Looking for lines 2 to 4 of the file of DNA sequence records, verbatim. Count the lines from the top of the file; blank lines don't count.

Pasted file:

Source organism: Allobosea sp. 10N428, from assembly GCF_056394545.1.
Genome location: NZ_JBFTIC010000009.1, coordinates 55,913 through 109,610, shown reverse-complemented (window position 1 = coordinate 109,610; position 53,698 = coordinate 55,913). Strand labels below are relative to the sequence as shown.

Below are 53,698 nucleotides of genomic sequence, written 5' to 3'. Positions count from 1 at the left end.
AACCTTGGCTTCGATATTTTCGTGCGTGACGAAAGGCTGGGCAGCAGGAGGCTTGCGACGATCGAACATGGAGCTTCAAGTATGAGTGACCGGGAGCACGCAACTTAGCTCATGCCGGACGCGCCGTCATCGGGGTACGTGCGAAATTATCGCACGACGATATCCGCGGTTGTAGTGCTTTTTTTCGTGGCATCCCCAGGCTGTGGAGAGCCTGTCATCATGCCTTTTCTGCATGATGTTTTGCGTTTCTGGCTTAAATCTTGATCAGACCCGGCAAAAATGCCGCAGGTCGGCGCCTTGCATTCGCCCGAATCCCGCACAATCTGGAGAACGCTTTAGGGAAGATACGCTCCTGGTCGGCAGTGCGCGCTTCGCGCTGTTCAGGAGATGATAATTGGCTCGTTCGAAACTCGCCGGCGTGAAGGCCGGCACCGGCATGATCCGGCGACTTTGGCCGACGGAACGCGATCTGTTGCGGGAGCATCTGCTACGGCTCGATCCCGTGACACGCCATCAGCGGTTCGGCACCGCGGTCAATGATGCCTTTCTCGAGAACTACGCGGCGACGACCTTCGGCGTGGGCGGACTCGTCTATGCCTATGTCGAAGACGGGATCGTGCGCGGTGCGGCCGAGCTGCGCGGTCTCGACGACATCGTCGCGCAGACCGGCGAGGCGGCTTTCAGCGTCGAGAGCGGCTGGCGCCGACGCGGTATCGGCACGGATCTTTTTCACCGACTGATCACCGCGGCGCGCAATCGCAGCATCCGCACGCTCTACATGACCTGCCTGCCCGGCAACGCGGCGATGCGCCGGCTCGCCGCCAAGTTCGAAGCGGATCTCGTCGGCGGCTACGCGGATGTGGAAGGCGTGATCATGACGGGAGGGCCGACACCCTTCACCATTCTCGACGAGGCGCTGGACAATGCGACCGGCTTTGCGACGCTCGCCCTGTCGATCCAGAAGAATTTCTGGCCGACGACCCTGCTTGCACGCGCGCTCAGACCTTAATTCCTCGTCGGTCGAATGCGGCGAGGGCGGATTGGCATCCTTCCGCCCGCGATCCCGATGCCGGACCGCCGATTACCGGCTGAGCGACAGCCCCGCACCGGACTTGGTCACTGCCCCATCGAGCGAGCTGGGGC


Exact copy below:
Genome location: NZ_JBFTIC010000009.1, coordinates 55,913 through 109,610, shown reverse-complemented (window position 1 = coordinate 109,610; position 53,698 = coordinate 55,913). Strand labels below are relative to the sequence as shown.

Below are 53,698 nucleotides of genomic sequence, written 5' to 3'. Positions count from 1 at the left end.
AACCTTGGCTTCGATATTTTCGTGCGTGACGAAAGGCTGGGCAGCAGGAGGCTTGCGACGATCGAACATGGAGCTTCAAGTATGAGTGACCGGGAGCACGCAACTTAGCTCATGCCGGACGCGCCGTCATCGGGGTACGTGCGAAATTATCGCACGACGATATCCGCGGTTGTAGTGCTTTTTTTCGTGGCATCCCCAGGCTGTGGAGAGCCTGTCATCATGCCTTTTCTGCATGATGTTTTGCGTTTCTGGCTTAAATCTTGATCAGACCCGGCAAAAATGCCGCAGGTCGGCGCCTTGCATTCGCCCGAATCCCGCACAATCTGGAGAACGCTTTAGGGAAGATACGCTCCTGGTCGGCAGTGCGCGCTTCGCGCTGTTCAGGAGATGATAATTGGCTCGTTCGAAACTCGCCGGCGTGAAGGCCGGCACCGGCATGATCCGGCGACTTTGGCCGACGGAACGCGATCTGTTGCGGGAGCATCTGCTACGGCTCGATCCCGTGACACGCCATCAGCGGTTCGGCACCGCGGTCAATGATGCCTTTCTCGAGAACTACGCGGCGACGACCTTCGGCGTGGGCGGACTCGTCTATGCCTATGTCGAAGACGGGATCGTGCGCGGTGCGGCCGAGCTGCGCGGTCTCGACGACATCGTCGCGCAGACCGGCGAGGCGGCTTTCAGCGTCGAGAGCGGCTGGCGCCGACGCGGTATCGGCACGGATCTTTTTCACCGACTGATCACCGCGGCGCGCAATCGCAGCATCCGCACGCTCTACATGACCTGCCTGCCCGGCAACGCGGCGATGCGCCGGCTCGCCGCCAAGTTCGAAGCGGATCTCGTCGGCGGCTACGCGGATGTGGAAGGCGTGATCATGACGGGAGGGCCGACACCCTTCACCATTCTCGACGAGGCGCTGGACAATGCGACCGGCTTTGCGACGCTCGCCCTGTCGATCCAGAAGAATTTCTGGCCGACGACCCTGCTTGCACGCGCGCTCAGACCTTAATTCCTCGTCGGTCGAATGCGGCGAGGGCGGATTGGCATCCTTCCGCCCGCGATCCCGATGCCGGACCGCCGATTACCGGCTGAGCGACAGCCCCGCACCGGACTTGGTCACTGCCCCATCGAGCGAGCTGGGGC